The Ingram Library Services family is grieved to announce that one of our beloved and long-time Collection Development Administrators, Wils Smithwick, passed away unexpectedly in May. Wils worked at Ingram for 26 years after a decade as a bookseller. Starting his career in the warehouse, Wils soon moved into customer service positions, and then moved into the Collection Development Administrator role 17 years ago. Wils managed thousands of titles in some of our largest and most complex Standing Order Programs (Nonfiction Continuations, Travel Continuations, and Awards*Book Clubs*State Lists), and he mostly managed them in his head.
Brilliant, funny, and kind, Wils made an impact throughout the company, across the publishing world, and in his local community. He was an avid supporter of his local library, and they considered him family. They had given him his own holds shelf/cart to try to keep up with his exhaustive book holds and lengthy list of patron requests. During publisher meetings, Wils often shared background history and trivia about new titles that he just happened to know—he was the ringer on every trivia team. And whenever management announced a vacation or sick day, Wils gleefully announced a Twister competition on that day. (We never actually held that competition, to the relief of our Workman’s Comp representative).
Wils was famous for his wit—one librarian said that she ran into him at (of course) the library and introduced her husband to him. Without missing a beat, Wils said to her husband, “I’m sorry.” Recently, Ingram Content Group’s CEO saw Wils in the hallway and asked how he was doing. “Ask me that on a Friday,” Wils responded. Our department’s recycling containers are near his cubicle, and it’s just not the same to break down a cardboard box without him jokingly shushing us and complaining how noisy we are for library workers. Although I always had to clarify to new employees that I don’t really need to be handled like I’m Miranda Priestly from The Devil Wears Prada, I will miss his fake fear-based compliments about how I “look wonderful, as always, ma’am, how can I help you?” New publisher reps knew they were accepted once Wils had insulted them, and they became part of the family if they managed to respond in kind.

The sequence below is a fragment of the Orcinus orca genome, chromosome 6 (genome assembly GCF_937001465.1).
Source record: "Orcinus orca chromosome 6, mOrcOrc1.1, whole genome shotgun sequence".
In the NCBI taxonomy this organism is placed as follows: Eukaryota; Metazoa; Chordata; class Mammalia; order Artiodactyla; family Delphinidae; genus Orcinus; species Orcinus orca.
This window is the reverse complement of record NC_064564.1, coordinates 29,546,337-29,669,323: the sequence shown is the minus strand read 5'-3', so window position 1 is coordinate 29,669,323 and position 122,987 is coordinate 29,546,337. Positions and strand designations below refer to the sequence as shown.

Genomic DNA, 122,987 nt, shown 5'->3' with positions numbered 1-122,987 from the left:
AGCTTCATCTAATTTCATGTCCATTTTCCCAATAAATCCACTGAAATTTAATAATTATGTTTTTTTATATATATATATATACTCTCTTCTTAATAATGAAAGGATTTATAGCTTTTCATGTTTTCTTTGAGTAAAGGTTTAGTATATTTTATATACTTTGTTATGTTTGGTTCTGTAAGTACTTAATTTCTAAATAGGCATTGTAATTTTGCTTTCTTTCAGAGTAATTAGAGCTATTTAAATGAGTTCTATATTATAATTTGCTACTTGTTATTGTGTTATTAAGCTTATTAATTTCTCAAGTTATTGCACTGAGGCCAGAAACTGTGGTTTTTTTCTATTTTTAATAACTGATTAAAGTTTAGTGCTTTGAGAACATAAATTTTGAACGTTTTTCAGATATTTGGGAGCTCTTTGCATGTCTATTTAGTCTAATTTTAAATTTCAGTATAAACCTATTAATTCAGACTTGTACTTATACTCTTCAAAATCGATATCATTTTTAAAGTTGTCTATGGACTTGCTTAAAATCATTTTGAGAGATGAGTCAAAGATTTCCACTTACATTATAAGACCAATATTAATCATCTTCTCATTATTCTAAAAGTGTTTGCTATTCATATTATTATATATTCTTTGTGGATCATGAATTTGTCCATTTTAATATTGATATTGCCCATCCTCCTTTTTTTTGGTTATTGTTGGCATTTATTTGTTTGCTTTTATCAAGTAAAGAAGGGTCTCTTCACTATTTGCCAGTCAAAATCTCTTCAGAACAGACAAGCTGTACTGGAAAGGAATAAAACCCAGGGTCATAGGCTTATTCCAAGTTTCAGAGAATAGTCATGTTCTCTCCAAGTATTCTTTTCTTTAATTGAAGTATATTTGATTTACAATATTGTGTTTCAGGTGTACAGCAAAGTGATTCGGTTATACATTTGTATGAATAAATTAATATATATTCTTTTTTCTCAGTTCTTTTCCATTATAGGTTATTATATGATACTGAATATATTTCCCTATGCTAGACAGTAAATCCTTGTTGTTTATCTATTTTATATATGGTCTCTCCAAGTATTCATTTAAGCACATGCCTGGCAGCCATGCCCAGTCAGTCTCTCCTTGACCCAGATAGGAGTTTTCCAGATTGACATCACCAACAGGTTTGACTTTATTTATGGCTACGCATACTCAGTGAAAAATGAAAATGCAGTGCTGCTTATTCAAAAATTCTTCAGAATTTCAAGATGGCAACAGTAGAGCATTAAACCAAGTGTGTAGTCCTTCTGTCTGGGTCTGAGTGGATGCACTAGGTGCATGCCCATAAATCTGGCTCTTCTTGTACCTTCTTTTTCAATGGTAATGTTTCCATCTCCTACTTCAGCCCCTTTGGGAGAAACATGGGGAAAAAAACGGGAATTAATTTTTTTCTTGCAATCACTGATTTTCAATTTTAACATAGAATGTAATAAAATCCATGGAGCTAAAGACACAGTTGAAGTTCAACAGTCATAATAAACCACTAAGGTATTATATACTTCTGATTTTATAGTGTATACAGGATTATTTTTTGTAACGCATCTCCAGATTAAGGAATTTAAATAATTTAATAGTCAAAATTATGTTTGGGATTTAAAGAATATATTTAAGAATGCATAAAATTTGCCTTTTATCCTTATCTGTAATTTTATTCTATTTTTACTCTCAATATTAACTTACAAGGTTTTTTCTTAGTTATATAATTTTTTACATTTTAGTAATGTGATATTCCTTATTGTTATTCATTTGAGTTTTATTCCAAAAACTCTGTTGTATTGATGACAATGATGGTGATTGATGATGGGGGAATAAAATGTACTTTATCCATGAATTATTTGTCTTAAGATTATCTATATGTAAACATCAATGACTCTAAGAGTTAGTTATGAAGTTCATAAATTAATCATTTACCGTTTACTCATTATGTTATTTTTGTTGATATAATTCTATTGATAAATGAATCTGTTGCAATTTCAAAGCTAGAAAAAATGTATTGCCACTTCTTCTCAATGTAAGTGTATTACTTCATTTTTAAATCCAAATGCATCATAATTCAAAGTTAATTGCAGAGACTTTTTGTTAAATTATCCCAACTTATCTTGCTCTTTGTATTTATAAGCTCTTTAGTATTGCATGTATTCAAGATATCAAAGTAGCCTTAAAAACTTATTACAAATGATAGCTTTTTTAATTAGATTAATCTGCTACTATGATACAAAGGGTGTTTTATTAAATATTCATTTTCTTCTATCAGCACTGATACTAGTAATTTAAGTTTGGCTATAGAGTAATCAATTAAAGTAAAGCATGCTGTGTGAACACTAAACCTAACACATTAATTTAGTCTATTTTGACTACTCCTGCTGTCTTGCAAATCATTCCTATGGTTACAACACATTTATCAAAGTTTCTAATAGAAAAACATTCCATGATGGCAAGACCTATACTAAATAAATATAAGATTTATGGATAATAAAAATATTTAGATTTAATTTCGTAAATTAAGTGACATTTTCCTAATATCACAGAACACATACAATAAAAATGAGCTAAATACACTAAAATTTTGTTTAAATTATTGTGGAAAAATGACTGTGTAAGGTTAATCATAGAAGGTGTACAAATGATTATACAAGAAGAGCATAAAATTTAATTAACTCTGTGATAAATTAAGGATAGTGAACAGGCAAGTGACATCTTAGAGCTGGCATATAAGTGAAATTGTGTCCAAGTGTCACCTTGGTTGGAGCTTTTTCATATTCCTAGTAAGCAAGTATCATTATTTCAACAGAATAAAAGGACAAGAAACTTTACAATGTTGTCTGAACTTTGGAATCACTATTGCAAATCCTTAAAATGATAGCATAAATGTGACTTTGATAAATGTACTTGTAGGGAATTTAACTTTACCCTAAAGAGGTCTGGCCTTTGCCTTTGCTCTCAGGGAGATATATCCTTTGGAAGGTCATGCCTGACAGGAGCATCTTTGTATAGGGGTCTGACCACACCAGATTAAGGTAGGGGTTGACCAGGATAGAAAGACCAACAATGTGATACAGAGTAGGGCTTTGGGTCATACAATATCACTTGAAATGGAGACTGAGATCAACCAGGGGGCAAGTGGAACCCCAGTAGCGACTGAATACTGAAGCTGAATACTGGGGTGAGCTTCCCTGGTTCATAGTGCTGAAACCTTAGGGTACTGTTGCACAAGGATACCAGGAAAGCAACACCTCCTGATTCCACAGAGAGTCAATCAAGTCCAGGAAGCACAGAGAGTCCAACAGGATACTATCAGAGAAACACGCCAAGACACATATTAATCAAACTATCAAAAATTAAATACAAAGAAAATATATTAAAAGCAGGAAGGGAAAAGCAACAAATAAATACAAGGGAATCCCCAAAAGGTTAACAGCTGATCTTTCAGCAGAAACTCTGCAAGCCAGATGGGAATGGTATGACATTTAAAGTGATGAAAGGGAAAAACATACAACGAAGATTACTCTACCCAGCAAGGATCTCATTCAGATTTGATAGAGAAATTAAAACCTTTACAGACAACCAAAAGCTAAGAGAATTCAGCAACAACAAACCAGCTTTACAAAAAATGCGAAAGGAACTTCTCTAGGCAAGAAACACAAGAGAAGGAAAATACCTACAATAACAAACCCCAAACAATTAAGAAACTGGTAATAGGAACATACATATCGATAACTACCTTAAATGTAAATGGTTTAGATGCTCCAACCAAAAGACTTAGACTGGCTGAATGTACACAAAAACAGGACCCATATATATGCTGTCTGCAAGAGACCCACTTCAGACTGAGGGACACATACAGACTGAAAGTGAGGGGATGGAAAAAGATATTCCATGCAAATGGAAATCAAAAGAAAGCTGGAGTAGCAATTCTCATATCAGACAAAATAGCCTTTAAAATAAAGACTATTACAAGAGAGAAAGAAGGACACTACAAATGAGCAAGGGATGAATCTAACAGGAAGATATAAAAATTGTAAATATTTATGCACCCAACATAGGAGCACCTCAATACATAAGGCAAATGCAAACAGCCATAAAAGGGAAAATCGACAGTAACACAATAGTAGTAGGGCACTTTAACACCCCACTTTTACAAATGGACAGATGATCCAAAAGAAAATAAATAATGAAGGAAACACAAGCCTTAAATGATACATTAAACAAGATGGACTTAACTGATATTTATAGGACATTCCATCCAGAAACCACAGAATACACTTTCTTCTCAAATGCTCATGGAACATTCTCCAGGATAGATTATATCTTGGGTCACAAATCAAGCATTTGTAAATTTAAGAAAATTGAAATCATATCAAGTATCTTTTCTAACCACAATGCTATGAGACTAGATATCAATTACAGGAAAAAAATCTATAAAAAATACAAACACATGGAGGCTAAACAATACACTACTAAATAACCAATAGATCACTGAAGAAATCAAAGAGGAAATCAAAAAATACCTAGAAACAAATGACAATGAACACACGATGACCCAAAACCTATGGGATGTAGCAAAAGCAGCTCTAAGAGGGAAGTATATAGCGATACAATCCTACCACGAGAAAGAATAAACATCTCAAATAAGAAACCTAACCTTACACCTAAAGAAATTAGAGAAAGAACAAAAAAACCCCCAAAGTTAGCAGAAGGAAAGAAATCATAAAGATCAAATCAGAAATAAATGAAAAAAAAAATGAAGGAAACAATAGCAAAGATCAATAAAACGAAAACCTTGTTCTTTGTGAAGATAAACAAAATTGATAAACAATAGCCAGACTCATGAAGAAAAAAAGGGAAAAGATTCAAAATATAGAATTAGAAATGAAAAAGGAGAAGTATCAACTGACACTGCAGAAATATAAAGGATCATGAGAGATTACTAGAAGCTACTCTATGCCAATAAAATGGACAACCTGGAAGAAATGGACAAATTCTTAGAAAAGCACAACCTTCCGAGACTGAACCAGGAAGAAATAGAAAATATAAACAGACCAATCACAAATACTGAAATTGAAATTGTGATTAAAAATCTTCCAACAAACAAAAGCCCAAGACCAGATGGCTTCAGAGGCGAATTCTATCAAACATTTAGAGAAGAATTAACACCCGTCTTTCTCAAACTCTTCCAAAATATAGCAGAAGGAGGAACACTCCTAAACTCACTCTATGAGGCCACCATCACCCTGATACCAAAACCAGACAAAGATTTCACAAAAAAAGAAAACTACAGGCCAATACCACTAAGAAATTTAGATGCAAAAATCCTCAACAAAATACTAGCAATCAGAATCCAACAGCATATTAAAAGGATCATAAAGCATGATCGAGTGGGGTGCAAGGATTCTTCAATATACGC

I once heard someone tell their children that it’s okay to feel sad, because that tells us what we love. Today, we feel sad, and it’s not because of the job that Wils did or the programs he administered, though running those in his stead is daunting. It’s because we love the person he was and his impact on others. Coming out of three disruptive years, many of our library friends have also changed jobs, have lost jobs, and have experienced deep loss in our chosen families and friendships. It’s okay to feel sad; that tells us what we love.